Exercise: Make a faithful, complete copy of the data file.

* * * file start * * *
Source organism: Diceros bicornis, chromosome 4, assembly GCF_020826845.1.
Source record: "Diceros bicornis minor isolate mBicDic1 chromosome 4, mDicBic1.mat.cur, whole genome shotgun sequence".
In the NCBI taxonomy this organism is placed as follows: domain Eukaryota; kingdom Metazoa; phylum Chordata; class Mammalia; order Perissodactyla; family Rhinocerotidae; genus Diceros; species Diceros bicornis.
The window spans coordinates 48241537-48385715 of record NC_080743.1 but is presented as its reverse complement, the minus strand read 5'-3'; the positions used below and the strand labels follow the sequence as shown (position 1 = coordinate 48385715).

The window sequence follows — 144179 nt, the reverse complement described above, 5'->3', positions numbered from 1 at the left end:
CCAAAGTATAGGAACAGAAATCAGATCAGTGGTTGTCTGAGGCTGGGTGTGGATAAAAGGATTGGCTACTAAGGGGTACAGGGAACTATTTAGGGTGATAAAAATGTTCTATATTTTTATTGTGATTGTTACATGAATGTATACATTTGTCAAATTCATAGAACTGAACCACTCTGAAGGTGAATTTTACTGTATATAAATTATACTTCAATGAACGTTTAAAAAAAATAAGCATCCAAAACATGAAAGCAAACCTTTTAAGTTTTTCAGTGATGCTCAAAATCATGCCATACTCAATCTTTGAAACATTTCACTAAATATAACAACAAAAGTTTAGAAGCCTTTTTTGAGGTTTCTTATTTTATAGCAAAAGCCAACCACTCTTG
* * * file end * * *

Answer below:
Source organism: Diceros bicornis, chromosome 4, assembly GCF_020826845.1.
Source record: "Diceros bicornis minor isolate mBicDic1 chromosome 4, mDicBic1.mat.cur, whole genome shotgun sequence".
In the NCBI taxonomy this organism is placed as follows: domain Eukaryota; kingdom Metazoa; phylum Chordata; class Mammalia; order Perissodactyla; family Rhinocerotidae; genus Diceros; species Diceros bicornis.
The window spans coordinates 48241537-48385715 of record NC_080743.1 but is presented as its reverse complement, the minus strand read 5'-3'; the positions used below and the strand labels follow the sequence as shown (position 1 = coordinate 48385715).

The window sequence follows — 144179 nt, the reverse complement described above, 5'->3', positions numbered from 1 at the left end:
CCAAAGTATAGGAACAGAAATCAGATCAGTGGTTGTCTGAGGCTGGGTGTGGATAAAAGGATTGGCTACTAAGGGGTACAGGGAACTATTTAGGGTGATAAAAATGTTCTATATTTTTATTGTGATTGTTACATGAATGTATACATTTGTCAAATTCATAGAACTGAACCACTCTGAAGGTGAATTTTACTGTATATAAATTATACTTCAATGAACGTTTAAAAAAAATAAGCATCCAAAACATGAAAGCAAACCTTTTAAGTTTTTCAGTGATGCTCAAAATCATGCCATACTCAATCTTTGAAACATTTCACTAAATATAACAACAAAAGTTTAGAAGCCTTTTTTGAGGTTTCTTATTTTATAGCAAAAGCCAACCACTCTTG